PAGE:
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Thanks, that makes a lot of sense and is similar to my thinking. I'll leave it up to the SO community to decide if they agree! – Duncan Feb 3 '09 at 8:44
Brian, I Disagree. The assertion is there to help you test your code. If you slip past the assertion in production, it means you have an untested code path, and there is no guarantee that your exception handling further down the stack is tested either. – Carl Seleborg Feb 3 '09 at 15:29
True. Again the reliability characterics of the system come into play. If you're working on a web server you may have designed and reviewed the exception-handling of the system to death (to keep server uptime but allow for things to go wrong with one message/session), in which case you may have... – Brian Feb 3 '09 at 18:24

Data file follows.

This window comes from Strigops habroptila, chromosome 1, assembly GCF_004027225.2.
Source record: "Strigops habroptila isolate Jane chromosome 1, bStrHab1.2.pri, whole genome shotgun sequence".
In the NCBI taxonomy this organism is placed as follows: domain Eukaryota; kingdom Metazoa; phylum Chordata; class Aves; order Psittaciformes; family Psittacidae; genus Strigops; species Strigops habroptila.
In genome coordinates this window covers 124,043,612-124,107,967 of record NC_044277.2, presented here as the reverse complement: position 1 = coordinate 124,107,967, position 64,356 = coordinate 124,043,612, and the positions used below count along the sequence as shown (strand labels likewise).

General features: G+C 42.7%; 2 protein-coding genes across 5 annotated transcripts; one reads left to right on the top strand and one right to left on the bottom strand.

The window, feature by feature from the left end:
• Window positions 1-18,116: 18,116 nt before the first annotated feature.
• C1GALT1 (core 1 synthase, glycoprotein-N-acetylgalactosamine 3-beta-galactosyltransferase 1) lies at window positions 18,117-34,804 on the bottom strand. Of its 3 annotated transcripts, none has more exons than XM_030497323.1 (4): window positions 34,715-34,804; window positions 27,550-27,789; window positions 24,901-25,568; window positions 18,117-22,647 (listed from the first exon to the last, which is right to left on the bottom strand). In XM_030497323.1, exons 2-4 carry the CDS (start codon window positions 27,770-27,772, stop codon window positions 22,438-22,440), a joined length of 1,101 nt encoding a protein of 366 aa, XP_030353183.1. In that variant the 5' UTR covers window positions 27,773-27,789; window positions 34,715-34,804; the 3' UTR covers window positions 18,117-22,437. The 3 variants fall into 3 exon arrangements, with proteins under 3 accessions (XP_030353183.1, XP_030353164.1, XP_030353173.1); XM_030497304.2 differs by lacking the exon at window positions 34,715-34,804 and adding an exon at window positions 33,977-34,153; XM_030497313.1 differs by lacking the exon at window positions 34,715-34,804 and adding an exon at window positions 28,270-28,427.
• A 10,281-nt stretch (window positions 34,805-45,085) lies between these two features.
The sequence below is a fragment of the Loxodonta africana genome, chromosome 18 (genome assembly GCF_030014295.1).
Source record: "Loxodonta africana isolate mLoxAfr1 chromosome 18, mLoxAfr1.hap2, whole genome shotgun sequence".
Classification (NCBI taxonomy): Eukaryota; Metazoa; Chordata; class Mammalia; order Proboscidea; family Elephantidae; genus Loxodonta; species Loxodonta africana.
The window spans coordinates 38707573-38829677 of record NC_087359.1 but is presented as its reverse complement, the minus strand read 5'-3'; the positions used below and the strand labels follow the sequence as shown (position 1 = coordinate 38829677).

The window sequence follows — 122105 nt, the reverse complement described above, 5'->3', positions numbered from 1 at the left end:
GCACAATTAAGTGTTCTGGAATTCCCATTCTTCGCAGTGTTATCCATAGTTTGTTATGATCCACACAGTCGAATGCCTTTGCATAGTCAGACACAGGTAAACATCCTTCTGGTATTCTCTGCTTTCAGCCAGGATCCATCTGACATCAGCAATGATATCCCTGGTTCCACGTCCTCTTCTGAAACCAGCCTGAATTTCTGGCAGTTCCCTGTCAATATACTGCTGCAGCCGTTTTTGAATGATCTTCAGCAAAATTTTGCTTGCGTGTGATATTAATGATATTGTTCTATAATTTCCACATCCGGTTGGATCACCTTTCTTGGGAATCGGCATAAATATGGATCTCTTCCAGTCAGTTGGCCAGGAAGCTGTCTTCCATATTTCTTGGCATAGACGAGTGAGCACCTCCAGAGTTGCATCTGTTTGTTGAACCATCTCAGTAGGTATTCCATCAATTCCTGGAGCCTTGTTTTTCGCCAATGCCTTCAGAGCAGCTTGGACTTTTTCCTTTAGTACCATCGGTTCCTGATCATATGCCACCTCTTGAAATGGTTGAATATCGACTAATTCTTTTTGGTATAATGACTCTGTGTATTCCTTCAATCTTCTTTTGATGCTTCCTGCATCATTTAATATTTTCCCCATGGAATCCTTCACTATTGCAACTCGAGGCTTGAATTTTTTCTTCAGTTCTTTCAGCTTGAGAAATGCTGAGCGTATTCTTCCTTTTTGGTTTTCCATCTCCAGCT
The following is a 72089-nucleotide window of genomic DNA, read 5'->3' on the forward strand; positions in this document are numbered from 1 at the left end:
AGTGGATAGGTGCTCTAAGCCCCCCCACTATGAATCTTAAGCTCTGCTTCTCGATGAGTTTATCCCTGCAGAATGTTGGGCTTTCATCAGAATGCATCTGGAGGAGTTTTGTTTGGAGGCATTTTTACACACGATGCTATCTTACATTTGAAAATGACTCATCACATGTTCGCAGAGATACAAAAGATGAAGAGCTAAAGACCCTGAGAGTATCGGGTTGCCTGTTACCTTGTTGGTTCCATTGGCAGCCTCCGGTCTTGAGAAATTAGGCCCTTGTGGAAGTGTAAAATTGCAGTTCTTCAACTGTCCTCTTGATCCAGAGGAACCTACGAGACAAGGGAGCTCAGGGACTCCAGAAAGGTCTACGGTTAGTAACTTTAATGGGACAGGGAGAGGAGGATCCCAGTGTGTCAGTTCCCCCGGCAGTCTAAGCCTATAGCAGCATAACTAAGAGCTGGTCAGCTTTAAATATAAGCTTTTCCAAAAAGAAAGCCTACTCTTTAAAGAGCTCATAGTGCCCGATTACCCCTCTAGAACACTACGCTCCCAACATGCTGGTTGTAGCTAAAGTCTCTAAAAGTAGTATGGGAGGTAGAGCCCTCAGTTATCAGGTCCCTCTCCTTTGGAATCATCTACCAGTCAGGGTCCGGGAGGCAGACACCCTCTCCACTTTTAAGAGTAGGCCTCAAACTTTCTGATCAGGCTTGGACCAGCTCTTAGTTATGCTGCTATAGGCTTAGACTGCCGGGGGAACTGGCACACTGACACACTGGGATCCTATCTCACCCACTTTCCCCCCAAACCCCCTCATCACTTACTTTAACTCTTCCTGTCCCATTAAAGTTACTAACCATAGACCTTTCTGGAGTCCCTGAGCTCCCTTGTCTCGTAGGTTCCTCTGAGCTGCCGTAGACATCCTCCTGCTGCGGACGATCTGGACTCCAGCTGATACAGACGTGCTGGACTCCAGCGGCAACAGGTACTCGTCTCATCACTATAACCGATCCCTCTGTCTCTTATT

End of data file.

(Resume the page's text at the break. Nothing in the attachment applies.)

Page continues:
...the reasonable expectation that the exception handler is definitely well-tested (but many of the code paths through the meat of the product are not as well tested). – Brian Feb 3 '09 at 18:25

My use of asserts follows ideas from design by contract. Basically, you assert that incoming parameters, globals variables and other state information is valid as you enter your function, and assert the return values and state is also valid as you leave. If you get a failed assert at the start, it is a bug in the calling code, if you get it at the end, the bug is in this code. These are pre-conditions and post conditions.